6. 0 <= M <= 10^9
7. 1 <= N <= 3000

# Solution: Dijkstra Shortest Path

Compute the shortest from 0 to rest of the nodes. Use HP to mark the maximum moves left to reach each node.

HP[u] = a, HP[v] = b, new_nodes[u][v] = c

nodes covered between a<->b = min(c, a + b)

Time complexity: O(ElogE)

Space complexity: O(E)

C++

Optimized Dijkstra (replace hashmap with vector)

Using SPFA

BFS

# Problem

Suppose LeetCode will start its IPO soon. In order to sell a good price of its shares to Venture Capital, LeetCode would like to work on some projects to increase its capital before the IPO. Since it has limited resources, it can only finish at most k distinct projects before the IPO. Help LeetCode design the best way to maximize its total capital after finishing at most k distinct projects.

You are given several projects. For each project i, it has a pure profit Pi and a minimum capital of Ci is needed to start the corresponding project. Initially, you have W capital. When you finish a project, you will obtain its pure profit and the profit will be added to your total capital.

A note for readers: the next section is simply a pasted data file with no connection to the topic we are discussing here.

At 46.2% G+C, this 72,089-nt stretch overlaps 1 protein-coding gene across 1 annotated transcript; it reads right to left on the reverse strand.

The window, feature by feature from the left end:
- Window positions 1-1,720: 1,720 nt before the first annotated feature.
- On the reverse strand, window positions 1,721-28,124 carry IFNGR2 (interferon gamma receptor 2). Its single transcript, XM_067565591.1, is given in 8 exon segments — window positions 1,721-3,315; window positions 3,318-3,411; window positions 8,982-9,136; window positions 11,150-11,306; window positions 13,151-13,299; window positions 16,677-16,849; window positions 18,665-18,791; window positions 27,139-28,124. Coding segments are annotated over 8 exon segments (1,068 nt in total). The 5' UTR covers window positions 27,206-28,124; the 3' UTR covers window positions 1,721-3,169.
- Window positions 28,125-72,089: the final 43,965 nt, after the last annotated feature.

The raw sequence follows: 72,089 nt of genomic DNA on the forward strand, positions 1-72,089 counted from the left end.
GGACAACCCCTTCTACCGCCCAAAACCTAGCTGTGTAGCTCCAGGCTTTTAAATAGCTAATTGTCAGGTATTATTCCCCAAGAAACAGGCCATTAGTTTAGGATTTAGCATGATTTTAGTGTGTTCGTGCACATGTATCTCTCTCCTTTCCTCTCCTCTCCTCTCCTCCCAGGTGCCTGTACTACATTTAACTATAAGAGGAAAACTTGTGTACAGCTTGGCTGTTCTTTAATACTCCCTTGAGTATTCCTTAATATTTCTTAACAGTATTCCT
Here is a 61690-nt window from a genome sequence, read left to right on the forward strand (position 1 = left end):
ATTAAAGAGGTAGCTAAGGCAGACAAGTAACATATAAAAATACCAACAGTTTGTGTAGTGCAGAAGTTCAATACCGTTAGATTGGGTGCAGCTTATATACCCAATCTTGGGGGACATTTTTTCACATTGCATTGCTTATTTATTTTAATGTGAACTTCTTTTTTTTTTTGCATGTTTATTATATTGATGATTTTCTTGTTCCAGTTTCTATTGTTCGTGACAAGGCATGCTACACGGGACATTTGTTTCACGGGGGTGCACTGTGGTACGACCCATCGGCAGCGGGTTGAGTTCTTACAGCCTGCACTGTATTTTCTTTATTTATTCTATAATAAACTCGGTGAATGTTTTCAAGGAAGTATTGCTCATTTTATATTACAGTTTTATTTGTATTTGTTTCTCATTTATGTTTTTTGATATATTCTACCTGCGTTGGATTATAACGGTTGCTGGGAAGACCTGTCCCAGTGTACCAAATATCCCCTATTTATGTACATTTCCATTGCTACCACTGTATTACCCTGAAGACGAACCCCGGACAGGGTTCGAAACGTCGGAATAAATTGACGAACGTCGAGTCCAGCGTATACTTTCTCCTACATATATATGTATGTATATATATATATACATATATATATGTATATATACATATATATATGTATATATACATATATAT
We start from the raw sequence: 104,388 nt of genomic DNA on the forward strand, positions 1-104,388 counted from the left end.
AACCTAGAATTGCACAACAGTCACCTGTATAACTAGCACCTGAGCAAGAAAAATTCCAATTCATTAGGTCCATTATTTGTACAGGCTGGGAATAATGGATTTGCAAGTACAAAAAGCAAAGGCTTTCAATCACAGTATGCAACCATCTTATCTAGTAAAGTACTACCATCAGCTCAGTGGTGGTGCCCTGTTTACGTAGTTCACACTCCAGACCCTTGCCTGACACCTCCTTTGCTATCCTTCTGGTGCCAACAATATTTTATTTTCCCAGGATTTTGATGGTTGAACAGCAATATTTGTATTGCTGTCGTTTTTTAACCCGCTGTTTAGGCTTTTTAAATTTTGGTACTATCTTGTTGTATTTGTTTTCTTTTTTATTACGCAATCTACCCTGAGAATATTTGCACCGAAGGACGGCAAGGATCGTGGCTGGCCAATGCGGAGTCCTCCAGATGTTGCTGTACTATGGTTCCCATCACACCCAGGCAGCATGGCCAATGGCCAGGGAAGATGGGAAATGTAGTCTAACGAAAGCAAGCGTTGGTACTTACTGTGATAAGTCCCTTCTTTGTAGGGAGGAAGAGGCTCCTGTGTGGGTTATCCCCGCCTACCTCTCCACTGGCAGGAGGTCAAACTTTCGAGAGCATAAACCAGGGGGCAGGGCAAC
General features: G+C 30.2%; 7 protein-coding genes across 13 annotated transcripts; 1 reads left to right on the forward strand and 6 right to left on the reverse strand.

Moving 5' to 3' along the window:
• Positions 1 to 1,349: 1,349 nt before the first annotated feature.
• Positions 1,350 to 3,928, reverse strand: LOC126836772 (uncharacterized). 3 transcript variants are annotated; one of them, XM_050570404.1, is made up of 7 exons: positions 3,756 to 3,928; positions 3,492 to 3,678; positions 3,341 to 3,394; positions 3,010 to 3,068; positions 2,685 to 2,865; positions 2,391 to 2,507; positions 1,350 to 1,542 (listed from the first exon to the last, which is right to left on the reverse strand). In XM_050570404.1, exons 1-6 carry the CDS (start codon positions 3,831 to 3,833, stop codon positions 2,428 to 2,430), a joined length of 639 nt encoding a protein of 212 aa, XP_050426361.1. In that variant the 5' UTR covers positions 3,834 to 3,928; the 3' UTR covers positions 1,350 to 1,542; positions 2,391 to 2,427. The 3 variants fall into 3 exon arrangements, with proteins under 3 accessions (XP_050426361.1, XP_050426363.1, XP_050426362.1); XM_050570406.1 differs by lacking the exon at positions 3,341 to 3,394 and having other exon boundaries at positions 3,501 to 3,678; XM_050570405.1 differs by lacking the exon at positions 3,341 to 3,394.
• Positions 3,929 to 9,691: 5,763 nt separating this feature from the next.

To sum up, pick a list of at most k distinct projects from given projects to maximize your final capital, and output your final maximized capital.

Example 1:

Input: k=2, W=0, Profits=[1,2,3], Capital=[0,1,1].

Output: 4

Explanation: Since your initial capital is 0, you can only start the project indexed 0.
After finishing it you will obtain profit 1 and your capital becomes 1.
With capital 1, you can either start the project indexed 1 or the project indexed 2.
Since you can choose at most 2 projects, you need to finish the project indexed 2 to get the maximum capital.
Therefore, output the final maximized capital, which is 0 + 1 + 3 = 4.


Note:

1. You may assume all numbers in the input are non-negative integers.
2. The length of Profits array and Capital array will not exceed 50,000.
3. The answer is guaranteed to fit in a 32-bit signed integer.

# Solution: Greedy

For each round, find the most profitable job whose capital requirement <= W.

Finish that job and increase W.

Brute force (TLE)

Time complexity: O(kn)

Space complexity: O(1)

C++

Use priority queue and multiset to track doable and undoable projects at given W.

Time complexity: O(nlogn)

Space complexity: O(n)

Or use an array and sort by capital

# Problem

Given several boxes with different colors represented by different positive numbers.
You may experience several rounds to remove boxes until there is no box left. Each time you can choose some continuous boxes with the same color (composed of k boxes, k >= 1), remove them and get k*k points.